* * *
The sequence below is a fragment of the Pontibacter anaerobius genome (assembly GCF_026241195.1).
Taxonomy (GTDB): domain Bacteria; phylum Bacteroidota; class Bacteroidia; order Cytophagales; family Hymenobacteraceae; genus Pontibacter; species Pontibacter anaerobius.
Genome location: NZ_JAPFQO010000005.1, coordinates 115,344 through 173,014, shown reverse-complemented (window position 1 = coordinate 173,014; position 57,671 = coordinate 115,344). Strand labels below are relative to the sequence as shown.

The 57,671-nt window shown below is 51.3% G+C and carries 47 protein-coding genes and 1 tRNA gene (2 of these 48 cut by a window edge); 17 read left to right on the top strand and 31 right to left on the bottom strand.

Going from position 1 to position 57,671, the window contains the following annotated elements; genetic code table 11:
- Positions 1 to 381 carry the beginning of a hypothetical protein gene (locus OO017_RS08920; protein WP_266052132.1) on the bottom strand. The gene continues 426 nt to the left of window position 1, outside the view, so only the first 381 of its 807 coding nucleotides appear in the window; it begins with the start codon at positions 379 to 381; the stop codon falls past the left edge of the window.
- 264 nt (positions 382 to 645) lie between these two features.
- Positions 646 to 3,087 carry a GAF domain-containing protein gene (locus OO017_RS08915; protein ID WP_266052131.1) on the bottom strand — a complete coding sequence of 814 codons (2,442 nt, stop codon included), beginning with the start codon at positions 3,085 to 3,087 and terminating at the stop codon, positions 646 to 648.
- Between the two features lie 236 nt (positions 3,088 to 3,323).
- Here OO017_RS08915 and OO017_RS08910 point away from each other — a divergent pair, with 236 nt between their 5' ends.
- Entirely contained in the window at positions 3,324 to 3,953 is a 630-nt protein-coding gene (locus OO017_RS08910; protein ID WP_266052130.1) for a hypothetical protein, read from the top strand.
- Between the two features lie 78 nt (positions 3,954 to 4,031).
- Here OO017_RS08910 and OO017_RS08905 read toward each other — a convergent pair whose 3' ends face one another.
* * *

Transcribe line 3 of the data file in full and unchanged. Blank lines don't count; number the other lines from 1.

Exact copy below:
Genome location: NZ_JAPFQO010000005.1, coordinates 115,344 through 173,014, shown reverse-complemented (window position 1 = coordinate 173,014; position 57,671 = coordinate 115,344). Strand labels below are relative to the sequence as shown.